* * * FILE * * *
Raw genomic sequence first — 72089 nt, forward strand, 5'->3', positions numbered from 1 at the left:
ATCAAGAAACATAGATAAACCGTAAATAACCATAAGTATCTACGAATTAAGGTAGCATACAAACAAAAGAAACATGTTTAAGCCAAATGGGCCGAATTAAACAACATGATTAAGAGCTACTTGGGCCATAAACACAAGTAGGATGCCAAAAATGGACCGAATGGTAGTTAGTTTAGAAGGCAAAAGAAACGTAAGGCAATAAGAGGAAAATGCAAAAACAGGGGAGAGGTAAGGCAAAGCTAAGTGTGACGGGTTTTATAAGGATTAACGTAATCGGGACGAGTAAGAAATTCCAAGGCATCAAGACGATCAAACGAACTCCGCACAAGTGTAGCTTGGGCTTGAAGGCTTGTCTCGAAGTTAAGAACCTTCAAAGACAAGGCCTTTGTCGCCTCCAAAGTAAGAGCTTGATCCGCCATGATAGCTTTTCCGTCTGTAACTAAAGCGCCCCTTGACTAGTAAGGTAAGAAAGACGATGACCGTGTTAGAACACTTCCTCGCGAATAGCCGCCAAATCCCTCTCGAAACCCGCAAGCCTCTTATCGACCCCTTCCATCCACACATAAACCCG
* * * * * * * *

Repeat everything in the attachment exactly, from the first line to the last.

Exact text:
Raw genomic sequence first — 72089 nt, forward strand, 5'->3', positions numbered from 1 at the left:
ATCAAGAAACATAGATAAACCGTAAATAACCATAAGTATCTACGAATTAAGGTAGCATACAAACAAAAGAAACATGTTTAAGCCAAATGGGCCGAATTAAACAACATGATTAAGAGCTACTTGGGCCATAAACACAAGTAGGATGCCAAAAATGGACCGAATGGTAGTTAGTTTAGAAGGCAAAAGAAACGTAAGGCAATAAGAGGAAAATGCAAAAACAGGGGAGAGGTAAGGCAAAGCTAAGTGTGACGGGTTTTATAAGGATTAACGTAATCGGGACGAGTAAGAAATTCCAAGGCATCAAGACGATCAAACGAACTCCGCACAAGTGTAGCTTGGGCTTGAAGGCTTGTCTCGAAGTTAAGAACCTTCAAAGACAAGGCCTTTGTCGCCTCCAAAGTAAGAGCTTGATCCGCCATGATAGCTTTTCCGTCTGTAACTAAAGCGCCCCTTGACTAGTAAGGTAAGAAAGACGATGACCGTGTTAGAACACTTCCTCGCGAATAGCCGCCAAATCCCTCTCGAAACCCGCAAGCCTCTTATCGACCCCTTCCATCCACACATAAACCCG